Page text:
Semper Femina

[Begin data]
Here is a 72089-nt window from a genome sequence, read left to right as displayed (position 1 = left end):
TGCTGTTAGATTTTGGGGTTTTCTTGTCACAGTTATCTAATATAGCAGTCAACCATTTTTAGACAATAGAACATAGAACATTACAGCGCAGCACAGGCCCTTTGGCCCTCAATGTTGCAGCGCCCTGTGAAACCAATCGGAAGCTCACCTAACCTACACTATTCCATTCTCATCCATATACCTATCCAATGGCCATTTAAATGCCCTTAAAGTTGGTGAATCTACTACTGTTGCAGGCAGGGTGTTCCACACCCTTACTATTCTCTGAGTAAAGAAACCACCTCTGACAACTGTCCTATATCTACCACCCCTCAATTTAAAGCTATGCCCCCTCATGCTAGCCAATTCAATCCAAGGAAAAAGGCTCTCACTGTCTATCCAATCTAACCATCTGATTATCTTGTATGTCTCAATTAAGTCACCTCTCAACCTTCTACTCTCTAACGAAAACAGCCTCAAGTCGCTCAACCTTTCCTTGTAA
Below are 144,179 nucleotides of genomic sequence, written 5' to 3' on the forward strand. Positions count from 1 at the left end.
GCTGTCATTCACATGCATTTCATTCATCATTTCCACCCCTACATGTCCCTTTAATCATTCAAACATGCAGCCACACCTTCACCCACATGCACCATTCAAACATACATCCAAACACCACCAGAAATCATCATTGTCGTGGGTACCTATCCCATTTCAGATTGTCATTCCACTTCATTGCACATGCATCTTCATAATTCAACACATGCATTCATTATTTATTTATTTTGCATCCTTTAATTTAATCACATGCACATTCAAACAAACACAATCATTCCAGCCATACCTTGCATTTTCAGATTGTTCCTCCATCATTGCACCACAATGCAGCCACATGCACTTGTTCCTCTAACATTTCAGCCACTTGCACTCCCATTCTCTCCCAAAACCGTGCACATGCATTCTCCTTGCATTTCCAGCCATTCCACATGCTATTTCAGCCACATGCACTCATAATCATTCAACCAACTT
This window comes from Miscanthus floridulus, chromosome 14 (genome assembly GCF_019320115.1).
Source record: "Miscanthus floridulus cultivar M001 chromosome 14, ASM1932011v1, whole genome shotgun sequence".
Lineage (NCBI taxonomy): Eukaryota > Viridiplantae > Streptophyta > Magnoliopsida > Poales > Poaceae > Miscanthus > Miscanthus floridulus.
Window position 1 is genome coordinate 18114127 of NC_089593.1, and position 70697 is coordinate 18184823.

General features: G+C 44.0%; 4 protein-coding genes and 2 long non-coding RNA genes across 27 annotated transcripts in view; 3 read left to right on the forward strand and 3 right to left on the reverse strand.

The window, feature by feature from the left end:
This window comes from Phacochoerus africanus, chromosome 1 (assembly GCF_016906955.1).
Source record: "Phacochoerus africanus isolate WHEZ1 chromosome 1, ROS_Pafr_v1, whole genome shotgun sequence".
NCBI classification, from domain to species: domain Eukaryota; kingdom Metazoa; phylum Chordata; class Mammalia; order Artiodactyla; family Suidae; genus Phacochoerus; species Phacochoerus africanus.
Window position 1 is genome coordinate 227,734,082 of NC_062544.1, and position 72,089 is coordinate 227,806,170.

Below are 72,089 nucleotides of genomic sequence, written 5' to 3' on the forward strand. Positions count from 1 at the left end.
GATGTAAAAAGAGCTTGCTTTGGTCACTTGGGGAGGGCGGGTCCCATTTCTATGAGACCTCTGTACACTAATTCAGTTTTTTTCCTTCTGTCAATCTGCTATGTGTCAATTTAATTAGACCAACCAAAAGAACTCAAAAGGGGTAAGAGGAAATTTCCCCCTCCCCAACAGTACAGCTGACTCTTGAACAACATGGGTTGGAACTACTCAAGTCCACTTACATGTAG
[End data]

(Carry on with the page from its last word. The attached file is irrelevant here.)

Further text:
The translation of the saying varium et mutabile semper femina is “woman is ever a fickle and changeable thing.” It’s a fitting sentiment for Laura Marling, a woman who exudes a palpable, resonant strength and has taken ample lyrical space to discuss the independent spirit of a woman. The British songwriter lived only briefly in L.A. before moving back to London, yet for Semper Femina she teamed up with L.A. producer Blake Mills to create one of her most beautiful albums yet. Though still sonically consistent with Marling’s previous work, Mills’ production complements her style with subtle expansions. For instance, Mills’ presence is clearly felt on “Don’t Pass Me By,” with its delicate tremolo-laden hooks paired with clean, broad strings. Or the more contemporary pop styling of “Wild Fire,” with its reverb-y drums and smooth Rhodes piano tone. Again, the shifts are subtle, songs like “Wild Once” are soft, with simple finger-picking cradling Marling’s pure and prominent voice. Even with Mills’ additions, Marling seems very much at the creative helm, which comes as no surprise.